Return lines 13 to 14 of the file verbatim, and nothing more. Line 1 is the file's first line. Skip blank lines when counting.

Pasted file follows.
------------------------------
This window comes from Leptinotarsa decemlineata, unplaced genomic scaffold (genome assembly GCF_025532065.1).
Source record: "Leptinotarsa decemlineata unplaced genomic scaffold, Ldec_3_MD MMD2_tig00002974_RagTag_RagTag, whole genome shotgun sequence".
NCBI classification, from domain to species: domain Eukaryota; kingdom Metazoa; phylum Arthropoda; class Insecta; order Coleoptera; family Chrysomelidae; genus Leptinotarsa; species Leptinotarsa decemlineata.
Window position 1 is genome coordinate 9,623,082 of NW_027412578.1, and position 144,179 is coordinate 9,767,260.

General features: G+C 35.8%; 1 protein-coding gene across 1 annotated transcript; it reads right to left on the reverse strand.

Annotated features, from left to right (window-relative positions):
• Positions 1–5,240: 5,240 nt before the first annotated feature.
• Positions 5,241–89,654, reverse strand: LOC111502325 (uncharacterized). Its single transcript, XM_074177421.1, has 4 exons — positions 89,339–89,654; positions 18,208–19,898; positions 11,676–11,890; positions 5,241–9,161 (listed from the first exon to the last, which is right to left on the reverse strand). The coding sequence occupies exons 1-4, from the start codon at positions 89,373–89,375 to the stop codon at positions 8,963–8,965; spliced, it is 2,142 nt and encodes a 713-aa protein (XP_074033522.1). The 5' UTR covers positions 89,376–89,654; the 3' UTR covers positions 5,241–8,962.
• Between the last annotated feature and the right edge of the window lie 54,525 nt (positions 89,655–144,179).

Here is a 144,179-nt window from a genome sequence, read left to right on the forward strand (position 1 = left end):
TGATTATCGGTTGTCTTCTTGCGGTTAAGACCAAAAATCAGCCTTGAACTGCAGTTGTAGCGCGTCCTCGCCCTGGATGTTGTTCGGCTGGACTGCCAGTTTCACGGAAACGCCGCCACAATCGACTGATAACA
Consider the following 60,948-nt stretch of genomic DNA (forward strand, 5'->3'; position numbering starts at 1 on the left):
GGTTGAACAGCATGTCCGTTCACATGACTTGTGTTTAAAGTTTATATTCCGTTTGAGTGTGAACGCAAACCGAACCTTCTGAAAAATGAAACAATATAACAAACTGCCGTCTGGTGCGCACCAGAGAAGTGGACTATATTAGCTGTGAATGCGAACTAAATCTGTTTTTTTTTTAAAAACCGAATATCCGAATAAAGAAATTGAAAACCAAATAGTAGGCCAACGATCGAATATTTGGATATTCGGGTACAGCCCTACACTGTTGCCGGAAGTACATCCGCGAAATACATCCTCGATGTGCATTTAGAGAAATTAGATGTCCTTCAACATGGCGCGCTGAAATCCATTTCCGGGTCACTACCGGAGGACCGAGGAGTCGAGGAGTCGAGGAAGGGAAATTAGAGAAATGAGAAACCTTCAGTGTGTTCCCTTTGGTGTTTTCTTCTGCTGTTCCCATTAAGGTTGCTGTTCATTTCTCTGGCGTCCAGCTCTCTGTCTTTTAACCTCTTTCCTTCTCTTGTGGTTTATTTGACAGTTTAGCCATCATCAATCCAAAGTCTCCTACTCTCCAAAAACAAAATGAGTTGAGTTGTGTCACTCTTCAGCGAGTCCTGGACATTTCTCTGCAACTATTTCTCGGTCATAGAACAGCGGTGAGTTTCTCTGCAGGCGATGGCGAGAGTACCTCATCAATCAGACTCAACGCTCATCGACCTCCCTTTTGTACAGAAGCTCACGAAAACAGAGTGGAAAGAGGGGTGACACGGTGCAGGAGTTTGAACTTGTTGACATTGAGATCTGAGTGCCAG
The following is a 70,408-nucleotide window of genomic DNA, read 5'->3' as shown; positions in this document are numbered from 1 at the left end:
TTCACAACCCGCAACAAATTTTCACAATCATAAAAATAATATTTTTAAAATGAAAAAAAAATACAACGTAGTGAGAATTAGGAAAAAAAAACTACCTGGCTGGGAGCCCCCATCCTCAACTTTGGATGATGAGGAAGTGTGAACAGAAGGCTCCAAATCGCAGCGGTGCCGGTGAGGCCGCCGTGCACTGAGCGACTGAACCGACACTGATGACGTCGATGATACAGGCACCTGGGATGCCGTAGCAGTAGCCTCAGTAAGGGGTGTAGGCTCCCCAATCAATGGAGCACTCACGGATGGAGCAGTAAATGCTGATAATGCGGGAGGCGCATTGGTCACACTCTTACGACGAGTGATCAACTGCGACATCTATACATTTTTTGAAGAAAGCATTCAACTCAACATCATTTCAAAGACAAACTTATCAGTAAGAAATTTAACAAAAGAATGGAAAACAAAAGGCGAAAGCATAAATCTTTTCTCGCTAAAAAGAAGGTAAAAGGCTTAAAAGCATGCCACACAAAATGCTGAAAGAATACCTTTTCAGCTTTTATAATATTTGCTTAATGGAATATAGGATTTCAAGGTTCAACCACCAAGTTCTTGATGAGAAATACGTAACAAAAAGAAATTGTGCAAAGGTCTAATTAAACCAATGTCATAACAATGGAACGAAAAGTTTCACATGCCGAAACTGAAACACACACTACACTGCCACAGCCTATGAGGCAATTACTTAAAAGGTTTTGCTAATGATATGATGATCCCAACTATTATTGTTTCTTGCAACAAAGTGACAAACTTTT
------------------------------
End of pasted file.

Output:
GGTTGAACAGCATGTCCGTTCACATGACTTGTGTTTAAAGTTTATATTCCGTTTGAGTGTGAACGCAAACCGAACCTTCTGAAAAATGAAACAATATAACAAACTGCCGTCTGGTGCGCACCAGAGAAGTGGACTATATTAGCTGTGAATGCGAACTAAATCTGTTTTTTTTTTAAAAACCGAATATCCGAATAAAGAAATTGAAAACCAAATAGTAGGCCAACGATCGAATATTTGGATATTCGGGTACAGCCCTACACTGTTGCCGGAAGTACATCCGCGAAATACATCCTCGATGTGCATTTAGAGAAATTAGATGTCCTTCAACATGGCGCGCTGAAATCCATTTCCGGGTCACTACCGGAGGACCGAGGAGTCGAGGAGTCGAGGAAGGGAAATTAGAGAAATGAGAAACCTTCAGTGTGTTCCCTTTGGTGTTTTCTTCTGCTGTTCCCATTAAGGTTGCTGTTCATTTCTCTGGCGTCCAGCTCTCTGTCTTTTAACCTCTTTCCTTCTCTTGTGGTTTATTTGACAGTTTAGCCATCATCAATCCAAAGTCTCCTACTCTCCAAAAACAAAATGAGTTGAGTTGTGTCACTCTTCAGCGAGTCCTGGACATTTCTCTGCAACTATTTCTCGGTCATAGAACAGCGGTGAGTTTCTCTGCAGGCGATGGCGAGAGTACCTCATCAATCAGACTCAACGCTCATCGACCTCCCTTTTGTACAGAAGCTCACGAAAACAGAGTGGAAAGAGGGGTGACACGGTGCAGGAGTTTGAACTTGTTGACATTGAGATCTGAGTGCCAG
The following is a 70,408-nucleotide window of genomic DNA, read 5'->3' as shown; positions in this document are numbered from 1 at the left end: